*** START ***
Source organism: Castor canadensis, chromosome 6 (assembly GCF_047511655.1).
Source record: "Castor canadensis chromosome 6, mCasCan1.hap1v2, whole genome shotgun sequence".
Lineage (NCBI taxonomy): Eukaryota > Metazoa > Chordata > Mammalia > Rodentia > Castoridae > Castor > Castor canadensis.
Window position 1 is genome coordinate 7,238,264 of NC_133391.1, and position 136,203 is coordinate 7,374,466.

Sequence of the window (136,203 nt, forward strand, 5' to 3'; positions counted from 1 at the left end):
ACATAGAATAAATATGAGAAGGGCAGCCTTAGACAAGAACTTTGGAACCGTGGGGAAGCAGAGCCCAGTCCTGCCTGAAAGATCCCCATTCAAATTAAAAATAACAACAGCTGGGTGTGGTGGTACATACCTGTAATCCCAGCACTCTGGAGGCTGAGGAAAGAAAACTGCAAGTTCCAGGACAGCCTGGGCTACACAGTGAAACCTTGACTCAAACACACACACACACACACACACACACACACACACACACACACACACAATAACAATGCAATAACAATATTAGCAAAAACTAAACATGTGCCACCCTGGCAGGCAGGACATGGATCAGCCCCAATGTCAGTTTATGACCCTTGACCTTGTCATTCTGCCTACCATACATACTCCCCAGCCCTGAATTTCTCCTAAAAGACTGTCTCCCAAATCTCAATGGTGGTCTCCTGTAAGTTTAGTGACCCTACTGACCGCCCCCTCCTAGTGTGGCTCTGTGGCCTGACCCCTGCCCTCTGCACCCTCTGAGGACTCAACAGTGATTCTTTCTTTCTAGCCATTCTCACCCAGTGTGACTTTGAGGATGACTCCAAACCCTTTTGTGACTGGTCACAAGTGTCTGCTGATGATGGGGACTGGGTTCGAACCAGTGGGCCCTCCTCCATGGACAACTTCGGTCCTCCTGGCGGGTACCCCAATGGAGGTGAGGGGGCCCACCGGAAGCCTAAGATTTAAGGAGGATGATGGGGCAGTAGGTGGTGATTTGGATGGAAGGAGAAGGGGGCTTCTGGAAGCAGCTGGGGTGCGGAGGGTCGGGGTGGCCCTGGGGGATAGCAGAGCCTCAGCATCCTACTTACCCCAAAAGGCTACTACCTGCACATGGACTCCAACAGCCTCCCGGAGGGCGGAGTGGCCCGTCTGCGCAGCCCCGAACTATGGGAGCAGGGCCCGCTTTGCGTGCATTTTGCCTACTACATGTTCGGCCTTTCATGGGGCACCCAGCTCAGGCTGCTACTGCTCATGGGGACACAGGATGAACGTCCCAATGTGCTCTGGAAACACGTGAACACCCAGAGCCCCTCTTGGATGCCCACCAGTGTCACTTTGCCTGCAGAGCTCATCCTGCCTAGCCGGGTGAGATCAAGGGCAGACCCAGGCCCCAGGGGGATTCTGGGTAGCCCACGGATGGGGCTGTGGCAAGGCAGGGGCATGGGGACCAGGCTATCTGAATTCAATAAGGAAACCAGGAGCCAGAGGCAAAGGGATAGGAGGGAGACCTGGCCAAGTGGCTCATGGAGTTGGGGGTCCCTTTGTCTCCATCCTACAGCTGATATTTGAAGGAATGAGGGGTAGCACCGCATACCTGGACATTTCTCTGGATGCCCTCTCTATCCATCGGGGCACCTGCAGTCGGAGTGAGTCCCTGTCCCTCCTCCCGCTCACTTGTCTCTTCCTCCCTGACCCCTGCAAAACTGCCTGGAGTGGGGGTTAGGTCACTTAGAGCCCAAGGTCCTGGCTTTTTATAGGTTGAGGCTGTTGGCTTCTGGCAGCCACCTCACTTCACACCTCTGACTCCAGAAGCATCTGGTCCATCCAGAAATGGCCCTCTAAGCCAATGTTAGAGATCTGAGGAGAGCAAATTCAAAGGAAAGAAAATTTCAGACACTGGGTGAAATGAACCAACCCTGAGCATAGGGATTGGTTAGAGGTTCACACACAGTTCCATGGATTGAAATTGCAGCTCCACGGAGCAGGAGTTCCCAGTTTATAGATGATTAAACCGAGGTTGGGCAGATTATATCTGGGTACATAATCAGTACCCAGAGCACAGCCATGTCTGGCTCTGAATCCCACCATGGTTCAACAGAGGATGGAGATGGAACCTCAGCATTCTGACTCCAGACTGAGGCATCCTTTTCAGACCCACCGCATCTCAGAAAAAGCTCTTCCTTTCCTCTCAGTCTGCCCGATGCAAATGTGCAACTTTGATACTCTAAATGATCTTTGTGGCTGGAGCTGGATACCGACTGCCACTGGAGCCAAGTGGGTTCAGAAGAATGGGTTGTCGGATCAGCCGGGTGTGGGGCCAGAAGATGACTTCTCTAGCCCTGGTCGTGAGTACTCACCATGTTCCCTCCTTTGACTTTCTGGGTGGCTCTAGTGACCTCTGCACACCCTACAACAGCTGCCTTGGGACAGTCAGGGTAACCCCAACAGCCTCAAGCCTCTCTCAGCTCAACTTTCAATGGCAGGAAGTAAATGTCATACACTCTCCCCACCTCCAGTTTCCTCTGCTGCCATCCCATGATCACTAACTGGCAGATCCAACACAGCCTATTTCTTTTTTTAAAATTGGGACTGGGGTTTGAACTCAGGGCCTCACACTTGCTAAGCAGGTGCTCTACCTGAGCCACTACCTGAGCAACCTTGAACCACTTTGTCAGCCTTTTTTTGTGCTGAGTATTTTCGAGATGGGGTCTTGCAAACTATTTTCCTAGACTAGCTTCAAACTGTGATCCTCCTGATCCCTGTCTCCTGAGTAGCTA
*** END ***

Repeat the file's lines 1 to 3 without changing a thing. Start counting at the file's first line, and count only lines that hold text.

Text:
Source organism: Castor canadensis, chromosome 6 (assembly GCF_047511655.1).
Source record: "Castor canadensis chromosome 6, mCasCan1.hap1v2, whole genome shotgun sequence".
Lineage (NCBI taxonomy): Eukaryota > Metazoa > Chordata > Mammalia > Rodentia > Castoridae > Castor > Castor canadensis.